Welcome to @WPI
Vol. 2, No. 11 Feb. 8, 2001
Calling All Student Entrepreneurs
WPI's Collaborative for Entrepreneurship and Innovation and the Department of Management will host the Fourth Annual New England Collegiate Entrepreneurs Awards this spring. This competition, part of the North American Collegiate Entrepreneur Competition, is open to all New England undergraduates who own and run a business.
To apply, students must complete an application and submit brochures or other promotional materials, two letters of recommendation and a faculty nomination. The deadline is March 3. For more information or to receive an application, call ext. 5075 or e-mail email@example.com.
Annual Theme and Cathedral Concerts
The WPI Concert Band, directed by Douglas Weeks, administrator of applied music, will hold its annual theme concert Sunday, Feb. 11, at 4 p.m., in Alden Memorial. The theme is Classical Thunder and the performance will feature music from popular classical pieces. The concert will have an unusual twist in that the audience will be given a program lacking titles. There will be a contest to see who can correctly name the evening's selections given a list of clues. Tickets are $3 for adults and free for students and seniors. For more information, call ext. 5946.
Weeks will also conduct the Brass Ensemble and the Orchestra during WPI's 21st annual concert in St. Paul's Cathedral Sunday, Feb. 18, at 2 p.m. The cathedral is located at 10 Chatham St. in Worcester. The concert is free and open to the public. For more information, call ext. 5946.
The Love of Don Perlimplín
Masque and the Humanities and Arts Department will present The Love of Don Perlimplín and Belisa in His Garden in Alden Memorial Thursday, Feb. 8, Friday, Feb. 9, and Saturday, Feb. 10, at 8 p.m. Tickets are $5 for the general public and $3 for students. For more information, call ext. 5946.
Exhibit Features Poet Laureate
Gordon Library will showcase a selection of poetry and books dedicated to the memory of Gwendolyn Elizabeth Brooks through Feb. 28. Brooks (1917-2000) was the first African American poet to win the Pulitzer Prize and the American Academy of Arts and Letters Award. She was recognized for her skill in capturing everyday life in black urban America.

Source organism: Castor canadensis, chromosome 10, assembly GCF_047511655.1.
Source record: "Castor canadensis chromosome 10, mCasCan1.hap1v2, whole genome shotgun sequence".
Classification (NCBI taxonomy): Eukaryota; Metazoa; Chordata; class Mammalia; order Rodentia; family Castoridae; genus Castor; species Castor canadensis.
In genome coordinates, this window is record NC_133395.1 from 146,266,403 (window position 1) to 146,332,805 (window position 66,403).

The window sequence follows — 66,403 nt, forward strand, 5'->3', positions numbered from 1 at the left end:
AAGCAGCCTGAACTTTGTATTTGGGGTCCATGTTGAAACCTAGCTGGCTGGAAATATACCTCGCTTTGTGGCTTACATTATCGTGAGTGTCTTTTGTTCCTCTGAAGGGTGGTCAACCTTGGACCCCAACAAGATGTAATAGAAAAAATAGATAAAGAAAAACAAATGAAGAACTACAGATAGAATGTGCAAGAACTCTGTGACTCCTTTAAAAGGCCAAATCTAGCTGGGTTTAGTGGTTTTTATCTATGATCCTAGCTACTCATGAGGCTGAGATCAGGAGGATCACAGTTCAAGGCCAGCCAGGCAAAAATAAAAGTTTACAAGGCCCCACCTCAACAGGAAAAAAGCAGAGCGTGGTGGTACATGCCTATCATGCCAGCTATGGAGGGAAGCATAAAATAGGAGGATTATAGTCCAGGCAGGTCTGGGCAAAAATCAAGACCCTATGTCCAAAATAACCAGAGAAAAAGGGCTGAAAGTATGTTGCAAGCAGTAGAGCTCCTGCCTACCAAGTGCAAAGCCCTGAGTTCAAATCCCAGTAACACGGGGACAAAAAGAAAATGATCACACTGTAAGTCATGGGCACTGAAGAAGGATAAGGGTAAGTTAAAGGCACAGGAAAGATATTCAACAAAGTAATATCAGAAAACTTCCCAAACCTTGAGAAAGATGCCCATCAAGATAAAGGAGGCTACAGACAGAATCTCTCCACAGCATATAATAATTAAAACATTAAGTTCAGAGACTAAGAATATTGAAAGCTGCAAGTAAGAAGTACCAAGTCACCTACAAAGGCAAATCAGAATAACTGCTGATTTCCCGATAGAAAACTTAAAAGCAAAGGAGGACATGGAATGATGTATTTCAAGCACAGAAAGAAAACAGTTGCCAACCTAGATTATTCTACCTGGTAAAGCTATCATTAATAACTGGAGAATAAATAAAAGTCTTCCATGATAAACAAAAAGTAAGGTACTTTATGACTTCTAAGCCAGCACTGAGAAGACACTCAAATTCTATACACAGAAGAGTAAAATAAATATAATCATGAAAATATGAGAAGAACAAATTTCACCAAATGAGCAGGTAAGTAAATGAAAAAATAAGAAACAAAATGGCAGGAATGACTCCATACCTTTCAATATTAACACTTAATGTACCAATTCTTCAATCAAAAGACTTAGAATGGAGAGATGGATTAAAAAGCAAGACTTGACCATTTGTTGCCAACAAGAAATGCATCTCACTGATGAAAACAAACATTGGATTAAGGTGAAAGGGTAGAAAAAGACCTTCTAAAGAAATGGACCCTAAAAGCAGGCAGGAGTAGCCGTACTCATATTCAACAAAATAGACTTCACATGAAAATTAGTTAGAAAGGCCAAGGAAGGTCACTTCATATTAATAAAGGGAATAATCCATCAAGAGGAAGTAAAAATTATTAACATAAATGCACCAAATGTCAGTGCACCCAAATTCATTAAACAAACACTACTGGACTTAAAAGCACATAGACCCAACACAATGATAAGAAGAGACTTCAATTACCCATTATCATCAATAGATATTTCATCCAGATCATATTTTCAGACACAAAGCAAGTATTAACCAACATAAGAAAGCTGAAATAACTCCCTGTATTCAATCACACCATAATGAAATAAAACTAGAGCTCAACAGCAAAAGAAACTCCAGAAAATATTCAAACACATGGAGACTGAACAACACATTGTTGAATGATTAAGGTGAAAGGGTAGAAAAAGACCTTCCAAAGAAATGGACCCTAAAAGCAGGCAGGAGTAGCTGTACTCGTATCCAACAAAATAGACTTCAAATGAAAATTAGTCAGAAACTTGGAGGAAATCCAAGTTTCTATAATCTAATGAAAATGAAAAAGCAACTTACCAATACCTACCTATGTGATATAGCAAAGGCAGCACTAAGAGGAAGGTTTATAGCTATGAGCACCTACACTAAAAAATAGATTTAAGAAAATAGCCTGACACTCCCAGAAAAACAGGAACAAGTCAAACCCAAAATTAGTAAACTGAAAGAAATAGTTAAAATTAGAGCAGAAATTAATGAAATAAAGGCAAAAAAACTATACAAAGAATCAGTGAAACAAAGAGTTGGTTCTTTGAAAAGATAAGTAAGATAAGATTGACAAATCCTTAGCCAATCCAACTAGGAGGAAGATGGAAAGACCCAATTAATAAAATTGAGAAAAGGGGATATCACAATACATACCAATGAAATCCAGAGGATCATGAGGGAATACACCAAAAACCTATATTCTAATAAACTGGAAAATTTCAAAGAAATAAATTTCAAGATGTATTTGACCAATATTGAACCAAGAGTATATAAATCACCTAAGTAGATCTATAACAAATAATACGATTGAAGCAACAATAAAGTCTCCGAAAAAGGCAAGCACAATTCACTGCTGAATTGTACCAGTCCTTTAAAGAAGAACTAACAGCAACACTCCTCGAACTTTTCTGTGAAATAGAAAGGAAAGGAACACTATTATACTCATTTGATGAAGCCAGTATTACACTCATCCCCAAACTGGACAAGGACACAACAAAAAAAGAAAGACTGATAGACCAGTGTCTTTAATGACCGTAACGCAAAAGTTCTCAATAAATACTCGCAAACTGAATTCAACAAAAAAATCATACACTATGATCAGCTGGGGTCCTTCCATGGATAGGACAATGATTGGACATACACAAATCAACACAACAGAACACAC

During the course of her career, Brooks received more than 50 honorary doctorates, numerous literary awards, and fellowships from the Academy of American Poets and the Guggenheim Foundation. In 1968, Brooks was named in Poet Laureate of Illinois and served as Consultant in Poetry to the Library of Congress. She resided in Chicago until her death Dec. 3.
Black History Month Celebrations
WPI's observance of Black History Month continues with the following programs:
Friday, Feb. 16: African Café: Join the International Student Council for a taste of East Africa. Sample Chai and Maandazi (Kenyan fried dough), listen to African music, play Mankala, and hear about Kenya from WPI students. 7 p.m., International House.
Sunday, Feb. 18: Black Student Union "Night of Performances." Join members of the WPI community for dinner and entertainment. 4 p.m., Riley Commons.
Sunday, Feb. 25: "History of Jazz in Central Massachusetts." Panel discussion featuring local jazz artists. 3 p.m., Alden Memorial, Spaulding Recital Hall.
Sunday, Feb. 25: SocComm Movie: Remember the Titans, starring Denzel Washington. 6:30 and 9:30 p.m., Fuller Laboratories, Perreault Hall; $2.
Exhibit On Black Artists in America
Also in celebration of Black History Month, International House is hosting an exhibit of 17 prints that offer insight into the African-American experience. The prints chronicle the works of leading black artists from the mid-19th century to the present. The exhibit is open Monday through Friday during February from 8:30 a.m. to 4:30 p.m. at the International House, 28 Trowbridge Road. For more information, call ext. 6030.
On Feb. 16 at 8 p.m., Back in Black, a tribute band to the group ACDC, will perform in Riley Commons. Admission is $5 for the general public and $2 for students. Rose Pelanzanie, acoustic folk singer, will perform in Riley Commons Tuesday, Feb. 13, at 8 p.m. Admission is $5 for the general public and free for WPI students. For more information, call ext. 5509.
The Indian Students Organization is accepting contributions for the relief of earthquake victims in western India. Funds will be forwarded to India via the American Red Cross. Donations of cash, checks (made payable to the American Red Cross), food and clothing may be made at drop boxes in the Upper Wedge, Fuller Labs 2nd floor (opposite CCC), and International House at 28 Trowbridge Road. To make immediate donations by credit card, visit www.redcross.org. Questions and comments may be sent to firstname.lastname@example.org.
Make Them Fame-ous
Nominations for the WPI Athletic Hall of Fame will be accepted until Feb. 16. According to Raymond Gilbert, director of physical education and athletics, all members of the WPI community may nominate suitable candidates. WPI coaches, staff and alumni are eligible. WPI athletes become eligible for admission to the Hall of Fame five years after graduation. Nomination forms are available in Physical Education and Athletics in Alumni Gymnasium. The next class will be inducted into the Hall of Fame during Homecoming this fall.